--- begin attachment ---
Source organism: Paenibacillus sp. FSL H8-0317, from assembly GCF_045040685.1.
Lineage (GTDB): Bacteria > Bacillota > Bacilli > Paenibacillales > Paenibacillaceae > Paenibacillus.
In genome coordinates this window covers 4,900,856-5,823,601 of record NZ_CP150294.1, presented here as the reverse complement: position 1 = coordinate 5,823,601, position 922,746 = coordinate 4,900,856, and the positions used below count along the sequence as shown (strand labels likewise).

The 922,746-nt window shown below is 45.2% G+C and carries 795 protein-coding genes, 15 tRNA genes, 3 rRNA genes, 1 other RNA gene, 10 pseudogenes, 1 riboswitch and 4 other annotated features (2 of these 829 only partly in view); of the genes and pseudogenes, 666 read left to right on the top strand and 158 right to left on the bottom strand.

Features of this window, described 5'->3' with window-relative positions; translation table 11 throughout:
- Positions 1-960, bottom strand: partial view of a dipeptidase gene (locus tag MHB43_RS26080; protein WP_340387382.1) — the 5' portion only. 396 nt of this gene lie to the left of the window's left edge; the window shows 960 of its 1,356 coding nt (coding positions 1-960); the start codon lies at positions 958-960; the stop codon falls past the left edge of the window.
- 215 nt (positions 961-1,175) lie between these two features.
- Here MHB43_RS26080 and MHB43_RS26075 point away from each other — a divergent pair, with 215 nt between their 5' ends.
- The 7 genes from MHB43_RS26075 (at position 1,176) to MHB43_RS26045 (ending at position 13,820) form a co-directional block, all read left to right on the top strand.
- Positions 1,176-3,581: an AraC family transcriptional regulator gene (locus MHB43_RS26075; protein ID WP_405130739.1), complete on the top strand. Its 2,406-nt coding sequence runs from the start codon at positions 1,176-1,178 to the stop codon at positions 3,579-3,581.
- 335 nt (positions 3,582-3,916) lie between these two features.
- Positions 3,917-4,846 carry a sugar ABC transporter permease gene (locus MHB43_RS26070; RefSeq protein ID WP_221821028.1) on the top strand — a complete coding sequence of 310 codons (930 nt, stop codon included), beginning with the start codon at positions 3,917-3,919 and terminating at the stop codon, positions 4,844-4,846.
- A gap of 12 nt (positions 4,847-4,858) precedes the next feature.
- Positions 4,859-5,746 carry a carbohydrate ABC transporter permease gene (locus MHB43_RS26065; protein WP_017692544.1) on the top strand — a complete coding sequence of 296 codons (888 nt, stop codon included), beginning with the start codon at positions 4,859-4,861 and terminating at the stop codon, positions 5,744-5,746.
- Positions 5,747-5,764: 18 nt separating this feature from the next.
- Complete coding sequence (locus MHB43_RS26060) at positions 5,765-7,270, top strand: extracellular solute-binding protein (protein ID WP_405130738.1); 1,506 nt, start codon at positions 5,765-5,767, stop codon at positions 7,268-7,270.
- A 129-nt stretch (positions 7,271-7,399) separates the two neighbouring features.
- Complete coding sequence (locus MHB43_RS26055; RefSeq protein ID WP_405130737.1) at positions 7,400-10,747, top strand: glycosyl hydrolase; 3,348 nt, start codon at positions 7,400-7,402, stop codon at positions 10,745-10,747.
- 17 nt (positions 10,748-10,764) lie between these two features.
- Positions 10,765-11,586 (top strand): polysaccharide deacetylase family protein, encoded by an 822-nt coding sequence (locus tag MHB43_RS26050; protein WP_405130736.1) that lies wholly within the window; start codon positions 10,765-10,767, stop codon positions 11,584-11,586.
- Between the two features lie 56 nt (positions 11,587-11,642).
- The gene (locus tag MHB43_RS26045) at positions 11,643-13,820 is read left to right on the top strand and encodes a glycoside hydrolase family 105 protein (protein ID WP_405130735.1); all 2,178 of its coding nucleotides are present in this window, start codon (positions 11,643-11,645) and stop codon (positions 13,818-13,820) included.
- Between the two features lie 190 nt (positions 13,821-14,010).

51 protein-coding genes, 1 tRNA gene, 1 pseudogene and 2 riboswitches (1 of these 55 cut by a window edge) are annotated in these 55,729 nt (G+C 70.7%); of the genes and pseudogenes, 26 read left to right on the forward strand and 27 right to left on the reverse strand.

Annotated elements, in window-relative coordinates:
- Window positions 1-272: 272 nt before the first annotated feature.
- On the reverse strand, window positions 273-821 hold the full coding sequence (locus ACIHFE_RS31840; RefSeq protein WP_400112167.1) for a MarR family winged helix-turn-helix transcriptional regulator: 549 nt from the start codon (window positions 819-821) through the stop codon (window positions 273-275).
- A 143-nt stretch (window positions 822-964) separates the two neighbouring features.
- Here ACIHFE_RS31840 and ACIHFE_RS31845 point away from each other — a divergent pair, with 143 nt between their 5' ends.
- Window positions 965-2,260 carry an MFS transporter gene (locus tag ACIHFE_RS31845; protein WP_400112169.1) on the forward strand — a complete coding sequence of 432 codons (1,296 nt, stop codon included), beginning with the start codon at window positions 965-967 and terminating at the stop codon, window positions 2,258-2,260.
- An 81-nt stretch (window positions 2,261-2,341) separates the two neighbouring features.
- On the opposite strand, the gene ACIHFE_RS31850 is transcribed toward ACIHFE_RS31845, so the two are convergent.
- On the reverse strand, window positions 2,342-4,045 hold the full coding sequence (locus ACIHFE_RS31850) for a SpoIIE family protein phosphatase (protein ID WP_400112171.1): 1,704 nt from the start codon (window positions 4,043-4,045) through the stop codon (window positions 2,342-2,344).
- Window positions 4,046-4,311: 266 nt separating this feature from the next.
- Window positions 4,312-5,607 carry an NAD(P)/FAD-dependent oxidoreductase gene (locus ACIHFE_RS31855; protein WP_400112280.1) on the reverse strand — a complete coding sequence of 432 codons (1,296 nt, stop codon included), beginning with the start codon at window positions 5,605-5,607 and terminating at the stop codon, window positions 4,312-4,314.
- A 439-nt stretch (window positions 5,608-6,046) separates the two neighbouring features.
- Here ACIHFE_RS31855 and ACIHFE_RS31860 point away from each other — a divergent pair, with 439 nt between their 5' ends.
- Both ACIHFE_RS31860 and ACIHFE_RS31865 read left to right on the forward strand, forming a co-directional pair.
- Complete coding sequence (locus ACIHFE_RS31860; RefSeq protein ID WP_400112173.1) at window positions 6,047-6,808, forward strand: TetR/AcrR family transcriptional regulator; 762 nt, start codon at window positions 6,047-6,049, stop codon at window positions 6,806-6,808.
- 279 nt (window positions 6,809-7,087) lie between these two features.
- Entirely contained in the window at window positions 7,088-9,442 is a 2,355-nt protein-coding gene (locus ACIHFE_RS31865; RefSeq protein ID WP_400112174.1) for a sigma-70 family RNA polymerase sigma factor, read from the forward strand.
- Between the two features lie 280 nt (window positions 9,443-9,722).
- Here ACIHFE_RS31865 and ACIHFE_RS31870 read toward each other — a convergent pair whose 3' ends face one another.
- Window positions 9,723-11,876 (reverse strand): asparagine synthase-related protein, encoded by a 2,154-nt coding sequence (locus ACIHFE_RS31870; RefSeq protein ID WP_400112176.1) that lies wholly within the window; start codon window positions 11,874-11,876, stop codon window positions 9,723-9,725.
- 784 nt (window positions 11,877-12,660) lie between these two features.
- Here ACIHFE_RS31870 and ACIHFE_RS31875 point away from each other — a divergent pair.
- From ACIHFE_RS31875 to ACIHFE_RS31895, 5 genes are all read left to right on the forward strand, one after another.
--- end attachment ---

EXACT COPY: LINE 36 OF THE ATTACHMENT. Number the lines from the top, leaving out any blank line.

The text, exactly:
- A 439-nt stretch (window positions 5,608-6,046) separates the two neighbouring features.